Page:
Thoughtfactory: pictures experiments journeys

brief working notes on various photographic projects

a note on photographing at Mt Arapiles

I recently spent  a weekend photographing at Mt Arapiles with a group of  large  format, film based  landscape   photographers from Melbourne, who come together under  the  Friends of  Photography Group (FoFG).  I  hadn't meet any of the group previously,  and I didn't know much  about who they were prior to this weekend. Since  few of them have their own websites I knew very little about their photography,  apart from what I'd seen on the insightful  and informative  View Camera Australia blog.    

 I don't consider myself  a wilderness photographer,  and unlike the FOPG photographers,  I do not  develop my (colour)  negatives or make fine prints from my  b+w  negatives in a  wet darkroom.  I did, however,  want to link up with some other large format photographers in Australia   who were both serious about their craft  and whose  landscape photography was  location based. FoFG's excursion to the Mt Arapiles-Tooan State Park  was my opportunity,  since  it was closer to Adelaide  than some of FoFG's  favourite  locations  in eastern Victoria. 

There were about 14 of the FoFG who made it to the Mt Arapiles weekend.  Like myself,  several of them camped at the Centenary Park campground,  amongst the various groups of the dedicated and serious rock climbers.   The group was open, supportive, knowledgeable  and generous. I was impressed by a  couple  of the FoFG  using 11 x 14 cameras (both field and pinhole)  as I  struggle to  handle an 8x10.  

 I guess that some of the photography that I  make  along the coast of the  southern Fleurieu Peninsula  would fall within the landscape photography category--eg., the photographs of  the rocks, trees and coastline that emerge from my  various poodlewalks.  So I do have a foot in this kind of landscape photography,  without considering it to be within the tradition of  wilderness  photography.   

Mt Arapiles  was new territory for me as I hadn't been there before. I didn't even know that it was regarded as Victoria's climbing Mecca, the premier destination of traditional climbing in Australia until I started doing some online research.  This was my first time with FoPG  and  I had no idea   how they  photographed as a group whilst they were on location.  Did they do their own thing or did they walk to specific locations together?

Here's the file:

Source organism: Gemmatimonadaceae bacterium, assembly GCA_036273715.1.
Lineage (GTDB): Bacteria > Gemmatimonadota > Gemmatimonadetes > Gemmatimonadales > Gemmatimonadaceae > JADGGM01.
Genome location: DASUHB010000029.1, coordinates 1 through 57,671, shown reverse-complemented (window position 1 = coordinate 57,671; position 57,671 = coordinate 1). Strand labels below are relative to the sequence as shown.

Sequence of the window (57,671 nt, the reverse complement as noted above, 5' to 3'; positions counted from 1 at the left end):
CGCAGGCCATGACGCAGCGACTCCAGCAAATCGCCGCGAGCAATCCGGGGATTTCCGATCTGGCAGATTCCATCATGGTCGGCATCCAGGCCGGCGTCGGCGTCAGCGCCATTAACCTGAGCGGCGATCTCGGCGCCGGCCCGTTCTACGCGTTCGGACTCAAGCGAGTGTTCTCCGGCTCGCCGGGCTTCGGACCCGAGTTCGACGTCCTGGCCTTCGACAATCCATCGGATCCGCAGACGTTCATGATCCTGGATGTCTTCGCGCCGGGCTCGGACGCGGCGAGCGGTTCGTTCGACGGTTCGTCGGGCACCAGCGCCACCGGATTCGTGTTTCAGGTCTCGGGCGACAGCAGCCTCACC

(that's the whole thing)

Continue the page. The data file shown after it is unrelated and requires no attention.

I didn't have the confidence to walk around the area with the Linhof 5x4,  the  pack and tripod, which I presume is what  the  FoPG members  did. So  I used my poodlewalk routines  as a stepping stone to get started:  I wandered off on my own in the morning,   walked around looking  for suitable subjects,  scoped them with a digital camera,  checked out the light (morning or afternoon photo session),   then I came back and photographed in either colour or  black and white hoping that the weather conditions  were suitable.  

As I just didn't know where to begin at Mt Arapiles  I started at Mitre Rock, which is an isolated outcrop to the north of Mt Arapiles.   It wasn't as over powering as  Mt Arapiles itself  and I could manage  Mitre Rock since   I was able to easily  walk around it  looking for possible subject matter. 

 On the Saturday morning  at Mitre Rock   I was able  to find shelter from the  gale force,  south-westerly wind and  the  squalls that swept across the western Wimmera landscape. Whilst waiting for the squalls to easer I dove  up to the summit of Mt Arapiles at lunch time, then      returned  to Mitre Rock  on  Saturday afternoon for more explorations. 

I was able to make 2  5x4 colour photographs of the  above two subjects that day. All in all, given the weather,  it was a pretty fruitful day for me. Of course, there is  my usual lag time to have the colour negatives developed by Atkins Photo Lab in Adelaide,  then  scanned, and posted on a blog.   

In looking back on my brief experience at Mt Arapiles I can see that it took me a while to  photographically orientate myself, given the awesome power and seductive presence of the Romantic sublime. After looking through the digital files from the trip on my computer screen I now have  a couple of   spots to go to with the Linhof 5x4 the next time I visit Mt Arapiles. This would probably  be a side-trip when I go to the Wimmera for the Mallee Routes project.